David Rivkin and Lee Casey wrote this must-read op-ed that gives a detailed history of the health care lawsuit in its path to the Supreme Court. Erwin Chemerinsky’s op-ed, unfortunately, is predictable but typically liberal thinking.
Here’s part of Rivkin’s and Casey’s op-ed:
The Constitution limits federal power by granting Congress authority in certain defined areas, such as the regulation of interstate and foreign commerce. Those powers not specifically vested in the federal government by the Constitution or, as stated in the 10th Amendment, “prohibited by it to the States, are reserved to the states respectively, or to the people.” The court will now determine whether those words still have meaning.
As we argued two years ago in these pages, the Patient Protection and Affordable Health Care Act (aka ObamaCare) is unconstitutional. First and foremost, the law requires virtually every American to have health insurance. Congress purported to impose this unprecedented “individual mandate” pursuant to its constitutional power to regulate interstate commerce, but the requirement is not limited to those who engage in any particular commercial or economic activity (or any activity at all). Rather, the mandate applies to everyone lawfully present in the United States who does not fall within one of the law’s narrow exclusions.
Under our Constitution’s system of dual sovereignty, only states have the authority to impose health and safety regulations on individuals simply because they are present. The Supreme Court has ruled many times that the Constitution denies to the federal government this type of “general police power.” Federal legislation must be grounded in one of the “enumerated” powers the Constitution grants to Congress—such as the power to regulate interstate commerce. Although the Supreme Court has interpreted that power broadly (especially since the 1940s), it has consistently held that the Commerce Clause has limits.
Rivkin and Casey are basing their arguments on what the Constitution says. They clearly understand the thinking of the Founding Fathers. If they didn’t, they couldn’t have grasped the concept of dual sovereignty. That’s a clear distinction from Prof. Chemerinsky’s op-ed:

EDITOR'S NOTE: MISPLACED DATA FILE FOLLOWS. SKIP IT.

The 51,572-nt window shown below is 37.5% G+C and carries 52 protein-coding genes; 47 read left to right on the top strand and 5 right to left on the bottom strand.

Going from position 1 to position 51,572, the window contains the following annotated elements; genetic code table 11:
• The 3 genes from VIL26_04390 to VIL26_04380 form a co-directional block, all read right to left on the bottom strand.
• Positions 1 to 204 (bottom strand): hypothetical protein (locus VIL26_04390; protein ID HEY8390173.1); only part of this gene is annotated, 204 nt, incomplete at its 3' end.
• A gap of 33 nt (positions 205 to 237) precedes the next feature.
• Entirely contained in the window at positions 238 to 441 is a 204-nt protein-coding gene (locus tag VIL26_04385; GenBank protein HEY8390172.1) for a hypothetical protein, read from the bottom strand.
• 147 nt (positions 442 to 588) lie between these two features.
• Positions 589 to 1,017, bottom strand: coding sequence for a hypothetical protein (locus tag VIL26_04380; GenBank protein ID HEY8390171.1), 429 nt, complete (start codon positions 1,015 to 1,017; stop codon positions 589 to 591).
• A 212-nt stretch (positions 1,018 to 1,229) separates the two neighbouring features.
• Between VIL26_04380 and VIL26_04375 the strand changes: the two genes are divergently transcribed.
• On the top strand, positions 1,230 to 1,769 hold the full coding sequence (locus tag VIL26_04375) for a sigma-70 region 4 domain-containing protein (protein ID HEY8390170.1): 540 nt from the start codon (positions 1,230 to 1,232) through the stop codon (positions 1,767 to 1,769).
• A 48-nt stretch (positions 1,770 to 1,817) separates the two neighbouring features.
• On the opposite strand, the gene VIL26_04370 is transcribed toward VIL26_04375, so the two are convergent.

Not surprisingly, the Supreme Court on Monday agreed to decide the constitutionality of the individual mandate in the Affordable Care Act, the healthcare reform package passed in 2010. Under current constitutional law, this should be an easy case to predict, the law is clearly constitutional. But what complicates the decision and makes the result unpredictable is whether the justices will see the issue in terms of precedent or through the partisanship that has so dominated the public debate and most of the court decisions so far.
The primary issue before the Supreme Court is whether Congress’ power to regulate commerce among the states gives it the authority to require that individuals either purchase health insurance or pay a penalty. The Supreme Court has repeatedly held that under the commerce clause, Congress may regulate economic activity that, taken cumulatively across the country, has a substantial effect on interstate commerce.
Prof. Chemerinsky’s argument essentially is that precedent, not the clearly written text of the Constitution, should determine the outcome. That’s a well-established legal tactic. It’s also wrong. When precedents don’t reflect the content of the Constitution, those precedents must be struck down. The Constitution, not 5 justices with a political preference, should determine whether something’s constitutional.
Here’s another argument from Prof. Chemerinsky:
Thus, under current law, there are two questions: First, is Congress regulating economic activity? Second, if so, looked at in the aggregate, is there a substantial effect on interstate commerce?
The answer to the first question is no, Congress wasn’t regulating economic activity. They were imposing their will without the consent of the governed. The Supreme Court has given wide latitude to cases involving the Interstate Commerce Clause in the past. That’s led to this moment.
Had the justices not bought into clever lawyerly arguments but instead stuck with the Constitution, the long list of precedents that Prof. Chemerinsky now cites wouldn’t exist.
Prof. Chemerinsky argues that politics will determine the Supreme Court’s final ruling. That argument is flimsy at best. The reality is that Prof. Chemerinsky doesn’t like the fact that the ruling will be based on the Constitution, not on precedent.
It’s time to start scrapping precedents when they conflict with the Constitution. It’s time to put limits on the things that the federal government is allowed to do.